I have made the rent laws a priority this year from day one. I spoke at the governor’s State of the State address and I put rent laws out there right up front. I did some events down here. This week we passed the comprehensive renewal and extension and enhancement of our rent regulations and I think it’s significant to the city. I think it’s particularly significant to the entire Lower Manhattan community. If we don’t allow rent regulation to continue we will lose thousands of residents down here. Their housing will become unaffordable, totally. We have put in a comprehensive bill that not only eliminates vacancy decontrol but adjusts rent levels that were set 14 years ago… We put in an adjustment of those (levels) to reflect current market conditions and the current, i call it, middle class. $200,000 for a family living in the city is no longer luxury, no longer wealthy. It’s middle class today.

The governor has said he supports expanding rent protections, but has not been very specific about what provisions he’s willing to champion.  Property owners (and some newspaper editorial boards) are dead set against key enhancements in the Assembly’s legislation. I asked Silver whether he felt Governor Cuomo would ultimately push the Republican-controlled Senate on vacancy decontrol:

(The governor) has indicated publicly he is for expansion. He has indicated publicly that he looks favorably upon the bill that the Assembly passed… He has not been any more specific than that, but contained in the bill the Assembly passed is the elimination of vacancy decontrol and an adjustment in the capital improvement ratio, a reduction in the vacancy bonus that’s available and overall a certification process, which is key to the entire thing. Right now, decontrol happens without certification by anybody and may not become an issue until four or five years later when some new tenant decides this should never have been decontrolled, and someone (a property owner) claims either they made tremendous capital improvements or there were two vacancies during the course of the first year, which entitled them to bonuses that put them over… So one of the prime things that’s important here is a certification process by the Division of Housing and Community Renewal or by the city, either one. But some process where somebody reports every event that gives (a landlord) a benefit anywhere along the way. That’s the key to everything.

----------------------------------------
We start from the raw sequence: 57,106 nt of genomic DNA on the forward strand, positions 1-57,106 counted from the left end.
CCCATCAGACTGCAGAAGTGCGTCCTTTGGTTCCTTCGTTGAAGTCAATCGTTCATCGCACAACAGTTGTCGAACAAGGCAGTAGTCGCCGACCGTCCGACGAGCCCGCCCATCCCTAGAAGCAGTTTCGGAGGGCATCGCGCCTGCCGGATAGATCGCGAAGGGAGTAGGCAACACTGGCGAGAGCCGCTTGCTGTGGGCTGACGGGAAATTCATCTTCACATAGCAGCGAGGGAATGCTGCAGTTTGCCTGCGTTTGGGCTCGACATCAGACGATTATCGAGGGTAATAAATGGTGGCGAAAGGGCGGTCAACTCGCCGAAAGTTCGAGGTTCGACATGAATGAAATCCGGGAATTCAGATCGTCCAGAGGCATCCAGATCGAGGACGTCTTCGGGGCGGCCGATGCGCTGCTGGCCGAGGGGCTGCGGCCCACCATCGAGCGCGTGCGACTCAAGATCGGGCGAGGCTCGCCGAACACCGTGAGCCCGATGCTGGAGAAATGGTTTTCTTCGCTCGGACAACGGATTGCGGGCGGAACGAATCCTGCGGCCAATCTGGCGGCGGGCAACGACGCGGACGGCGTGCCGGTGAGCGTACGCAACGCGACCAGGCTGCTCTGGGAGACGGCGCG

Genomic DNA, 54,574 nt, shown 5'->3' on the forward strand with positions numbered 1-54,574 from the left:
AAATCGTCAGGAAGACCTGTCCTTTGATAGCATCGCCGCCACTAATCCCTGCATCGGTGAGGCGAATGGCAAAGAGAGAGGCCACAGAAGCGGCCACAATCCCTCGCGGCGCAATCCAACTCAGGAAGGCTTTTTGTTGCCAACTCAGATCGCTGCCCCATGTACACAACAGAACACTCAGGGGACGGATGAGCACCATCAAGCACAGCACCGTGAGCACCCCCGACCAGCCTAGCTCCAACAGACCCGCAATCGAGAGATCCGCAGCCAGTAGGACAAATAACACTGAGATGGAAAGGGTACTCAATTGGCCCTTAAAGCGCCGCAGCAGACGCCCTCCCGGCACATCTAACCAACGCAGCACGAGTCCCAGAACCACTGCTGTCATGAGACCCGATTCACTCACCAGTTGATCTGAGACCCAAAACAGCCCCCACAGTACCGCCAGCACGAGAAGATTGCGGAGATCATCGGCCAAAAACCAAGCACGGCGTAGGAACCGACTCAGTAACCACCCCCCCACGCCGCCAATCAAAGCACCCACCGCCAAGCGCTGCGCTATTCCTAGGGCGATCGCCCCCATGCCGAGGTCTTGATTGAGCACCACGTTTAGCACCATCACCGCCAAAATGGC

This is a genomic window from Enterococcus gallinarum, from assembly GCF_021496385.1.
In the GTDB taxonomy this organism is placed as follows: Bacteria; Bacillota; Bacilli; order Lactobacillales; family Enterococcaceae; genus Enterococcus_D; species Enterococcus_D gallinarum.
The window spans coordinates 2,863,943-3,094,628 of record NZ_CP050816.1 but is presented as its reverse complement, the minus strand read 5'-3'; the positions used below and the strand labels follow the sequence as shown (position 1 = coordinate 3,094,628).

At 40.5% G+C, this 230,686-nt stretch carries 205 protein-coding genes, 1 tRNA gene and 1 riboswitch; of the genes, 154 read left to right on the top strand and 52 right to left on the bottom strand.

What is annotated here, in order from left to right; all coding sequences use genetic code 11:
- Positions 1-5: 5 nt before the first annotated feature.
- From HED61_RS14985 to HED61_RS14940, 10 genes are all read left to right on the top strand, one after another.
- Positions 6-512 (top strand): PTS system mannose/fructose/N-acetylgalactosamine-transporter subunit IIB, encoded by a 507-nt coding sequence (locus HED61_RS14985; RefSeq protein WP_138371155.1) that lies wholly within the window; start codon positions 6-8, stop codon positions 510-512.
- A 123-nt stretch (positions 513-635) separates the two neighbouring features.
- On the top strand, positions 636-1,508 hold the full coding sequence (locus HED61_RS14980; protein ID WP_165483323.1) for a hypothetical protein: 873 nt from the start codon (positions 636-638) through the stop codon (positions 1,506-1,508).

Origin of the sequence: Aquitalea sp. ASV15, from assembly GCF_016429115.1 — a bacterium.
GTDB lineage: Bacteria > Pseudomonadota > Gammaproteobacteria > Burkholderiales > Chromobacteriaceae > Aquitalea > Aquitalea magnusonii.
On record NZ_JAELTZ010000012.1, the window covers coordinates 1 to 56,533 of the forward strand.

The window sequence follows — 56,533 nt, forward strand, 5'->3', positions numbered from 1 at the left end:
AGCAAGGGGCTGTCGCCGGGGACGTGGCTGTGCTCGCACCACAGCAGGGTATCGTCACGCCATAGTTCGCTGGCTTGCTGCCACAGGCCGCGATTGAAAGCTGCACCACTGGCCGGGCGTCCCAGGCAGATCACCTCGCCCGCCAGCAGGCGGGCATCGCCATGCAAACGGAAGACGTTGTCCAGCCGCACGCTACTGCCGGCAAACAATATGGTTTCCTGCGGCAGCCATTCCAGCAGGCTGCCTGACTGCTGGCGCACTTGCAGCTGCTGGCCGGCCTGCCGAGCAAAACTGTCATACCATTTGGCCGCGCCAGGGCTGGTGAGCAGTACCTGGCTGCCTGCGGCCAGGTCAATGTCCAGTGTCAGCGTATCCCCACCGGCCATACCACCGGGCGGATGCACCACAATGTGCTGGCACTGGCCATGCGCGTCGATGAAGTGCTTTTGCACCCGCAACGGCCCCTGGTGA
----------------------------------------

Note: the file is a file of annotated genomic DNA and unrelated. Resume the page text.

During our conversation, Silver drove home a point he’s made on more than one occasion in the past several days — the millionaire tax (in his view) is not dead:

One of the things coming out of the budget was probably the tax for people making over a million dollars. We fought to renew it. We had no partners in the Senate or the governor. It is something that will expire December 31st. It is not something we will give up on with the passage of this budget. I think it is important to us because it represents, for next year, which is the key, it represents an income of about $2.5 billion to the state. Realistically for every teacher who gets laid off in this state you’ll find someone making more than a million dollars who had their taxes reduced this year. I don’t think that’s equitable at this time. There is no evidence at all that anyone moved out of this state because they’re paying 1% more in state income taxes. There’s absolutely no evidence of that. there are people who used to make more than a million who don’t make more than a million now because of the economic climate in the nation, but we have not lost people in this state, except some who went to Florida because they like the sunshine there and they retired.